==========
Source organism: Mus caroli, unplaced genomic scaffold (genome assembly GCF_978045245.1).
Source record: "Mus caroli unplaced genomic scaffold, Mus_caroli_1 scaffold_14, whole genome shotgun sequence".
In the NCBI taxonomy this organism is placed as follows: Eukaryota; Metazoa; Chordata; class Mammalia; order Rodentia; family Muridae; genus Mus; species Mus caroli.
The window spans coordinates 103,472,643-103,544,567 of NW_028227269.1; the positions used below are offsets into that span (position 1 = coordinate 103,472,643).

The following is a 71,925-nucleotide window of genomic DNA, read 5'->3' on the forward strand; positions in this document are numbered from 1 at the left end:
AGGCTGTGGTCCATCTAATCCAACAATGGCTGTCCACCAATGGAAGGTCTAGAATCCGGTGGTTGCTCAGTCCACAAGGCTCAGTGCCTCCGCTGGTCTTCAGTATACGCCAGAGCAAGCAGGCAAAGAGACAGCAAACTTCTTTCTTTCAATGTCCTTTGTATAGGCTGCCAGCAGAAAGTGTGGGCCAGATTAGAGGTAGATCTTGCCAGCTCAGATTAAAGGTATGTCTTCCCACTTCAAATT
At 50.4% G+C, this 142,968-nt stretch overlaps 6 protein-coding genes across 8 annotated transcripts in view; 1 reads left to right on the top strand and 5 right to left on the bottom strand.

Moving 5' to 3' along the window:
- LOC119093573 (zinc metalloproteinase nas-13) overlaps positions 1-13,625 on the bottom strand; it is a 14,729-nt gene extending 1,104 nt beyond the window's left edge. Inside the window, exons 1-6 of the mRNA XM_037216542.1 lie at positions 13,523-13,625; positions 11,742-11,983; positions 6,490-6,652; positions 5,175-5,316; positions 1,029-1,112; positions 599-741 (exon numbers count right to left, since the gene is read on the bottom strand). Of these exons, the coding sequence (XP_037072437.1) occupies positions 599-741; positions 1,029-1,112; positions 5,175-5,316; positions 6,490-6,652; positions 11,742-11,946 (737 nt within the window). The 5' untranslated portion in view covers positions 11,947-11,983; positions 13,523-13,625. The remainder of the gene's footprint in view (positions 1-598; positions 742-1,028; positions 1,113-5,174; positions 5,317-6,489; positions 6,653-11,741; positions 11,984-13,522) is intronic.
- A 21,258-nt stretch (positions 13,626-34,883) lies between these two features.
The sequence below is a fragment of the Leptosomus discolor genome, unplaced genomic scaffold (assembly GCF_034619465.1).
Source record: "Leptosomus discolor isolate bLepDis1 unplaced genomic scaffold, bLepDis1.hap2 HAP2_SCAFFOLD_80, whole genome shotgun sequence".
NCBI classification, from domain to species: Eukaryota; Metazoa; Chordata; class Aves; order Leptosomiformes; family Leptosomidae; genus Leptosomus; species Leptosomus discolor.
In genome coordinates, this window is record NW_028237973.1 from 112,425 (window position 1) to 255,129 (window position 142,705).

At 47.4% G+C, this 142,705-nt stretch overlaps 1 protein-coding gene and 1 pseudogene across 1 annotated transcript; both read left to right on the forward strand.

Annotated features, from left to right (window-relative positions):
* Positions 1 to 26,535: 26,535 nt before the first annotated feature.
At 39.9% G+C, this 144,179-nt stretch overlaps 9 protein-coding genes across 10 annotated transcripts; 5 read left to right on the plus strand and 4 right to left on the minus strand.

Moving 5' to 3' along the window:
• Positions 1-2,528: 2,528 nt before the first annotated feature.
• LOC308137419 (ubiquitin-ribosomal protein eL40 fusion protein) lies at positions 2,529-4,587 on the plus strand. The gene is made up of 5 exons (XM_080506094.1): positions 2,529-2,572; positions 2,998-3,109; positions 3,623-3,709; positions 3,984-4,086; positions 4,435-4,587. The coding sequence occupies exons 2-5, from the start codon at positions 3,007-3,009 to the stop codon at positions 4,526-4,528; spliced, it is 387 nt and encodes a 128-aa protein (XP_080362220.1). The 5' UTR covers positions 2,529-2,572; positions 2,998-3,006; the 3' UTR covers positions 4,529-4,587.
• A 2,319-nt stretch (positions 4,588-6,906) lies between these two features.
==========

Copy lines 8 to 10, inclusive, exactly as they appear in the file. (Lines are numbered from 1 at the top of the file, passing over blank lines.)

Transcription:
Moving 5' to 3' along the window:
- LOC119093573 (zinc metalloproteinase nas-13) overlaps positions 1-13,625 on the bottom strand; it is a 14,729-nt gene extending 1,104 nt beyond the window's left edge. Inside the window, exons 1-6 of the mRNA XM_037216542.1 lie at positions 13,523-13,625; positions 11,742-11,983; positions 6,490-6,652; positions 5,175-5,316; positions 1,029-1,112; positions 599-741 (exon numbers count right to left, since the gene is read on the bottom strand). Of these exons, the coding sequence (XP_037072437.1) occupies positions 599-741; positions 1,029-1,112; positions 5,175-5,316; positions 6,490-6,652; positions 11,742-11,946 (737 nt within the window). The 5' untranslated portion in view covers positions 11,947-11,983; positions 13,523-13,625. The remainder of the gene's footprint in view (positions 1-598; positions 742-1,028; positions 1,113-5,174; positions 5,317-6,489; positions 6,653-11,741; positions 11,984-13,522) is intronic.
- A 21,258-nt stretch (positions 13,626-34,883) lies between these two features.